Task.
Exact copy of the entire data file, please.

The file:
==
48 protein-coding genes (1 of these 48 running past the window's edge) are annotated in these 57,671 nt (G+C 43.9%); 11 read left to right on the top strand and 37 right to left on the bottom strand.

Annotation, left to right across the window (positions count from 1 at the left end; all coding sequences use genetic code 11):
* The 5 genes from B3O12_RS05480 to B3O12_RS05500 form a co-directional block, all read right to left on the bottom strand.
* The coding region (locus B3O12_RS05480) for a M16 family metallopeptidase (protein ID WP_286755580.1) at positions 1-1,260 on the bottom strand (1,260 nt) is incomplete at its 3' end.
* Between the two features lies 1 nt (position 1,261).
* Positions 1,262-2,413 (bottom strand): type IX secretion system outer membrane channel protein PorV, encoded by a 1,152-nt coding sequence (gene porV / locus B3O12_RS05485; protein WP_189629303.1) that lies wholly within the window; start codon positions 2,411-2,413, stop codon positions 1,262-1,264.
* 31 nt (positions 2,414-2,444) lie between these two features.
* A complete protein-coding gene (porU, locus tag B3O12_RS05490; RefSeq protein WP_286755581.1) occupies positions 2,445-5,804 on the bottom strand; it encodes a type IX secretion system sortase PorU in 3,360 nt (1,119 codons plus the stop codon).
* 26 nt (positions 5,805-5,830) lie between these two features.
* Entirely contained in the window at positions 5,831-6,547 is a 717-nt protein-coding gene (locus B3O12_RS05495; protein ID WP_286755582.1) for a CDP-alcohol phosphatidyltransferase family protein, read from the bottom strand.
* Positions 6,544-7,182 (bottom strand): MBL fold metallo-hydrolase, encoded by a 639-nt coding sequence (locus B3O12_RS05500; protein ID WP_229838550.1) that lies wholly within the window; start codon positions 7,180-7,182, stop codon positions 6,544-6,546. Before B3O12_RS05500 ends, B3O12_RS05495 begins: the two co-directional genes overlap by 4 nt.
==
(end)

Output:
48 protein-coding genes (1 of these 48 running past the window's edge) are annotated in these 57,671 nt (G+C 43.9%); 11 read left to right on the top strand and 37 right to left on the bottom strand.

Annotation, left to right across the window (positions count from 1 at the left end; all coding sequences use genetic code 11):
* The 5 genes from B3O12_RS05480 to B3O12_RS05500 form a co-directional block, all read right to left on the bottom strand.
* The coding region (locus B3O12_RS05480) for a M16 family metallopeptidase (protein ID WP_286755580.1) at positions 1-1,260 on the bottom strand (1,260 nt) is incomplete at its 3' end.
* Between the two features lies 1 nt (position 1,261).
* Positions 1,262-2,413 (bottom strand): type IX secretion system outer membrane channel protein PorV, encoded by a 1,152-nt coding sequence (gene porV / locus B3O12_RS05485; protein WP_189629303.1) that lies wholly within the window; start codon positions 2,411-2,413, stop codon positions 1,262-1,264.
* 31 nt (positions 2,414-2,444) lie between these two features.
* A complete protein-coding gene (porU, locus tag B3O12_RS05490; RefSeq protein WP_286755581.1) occupies positions 2,445-5,804 on the bottom strand; it encodes a type IX secretion system sortase PorU in 3,360 nt (1,119 codons plus the stop codon).
* 26 nt (positions 5,805-5,830) lie between these two features.
* Entirely contained in the window at positions 5,831-6,547 is a 717-nt protein-coding gene (locus B3O12_RS05495; protein ID WP_286755582.1) for a CDP-alcohol phosphatidyltransferase family protein, read from the bottom strand.
* Positions 6,544-7,182 (bottom strand): MBL fold metallo-hydrolase, encoded by a 639-nt coding sequence (locus B3O12_RS05500; protein ID WP_229838550.1) that lies wholly within the window; start codon positions 7,180-7,182, stop codon positions 6,544-6,546. Before B3O12_RS05500 ends, B3O12_RS05495 begins: the two co-directional genes overlap by 4 nt.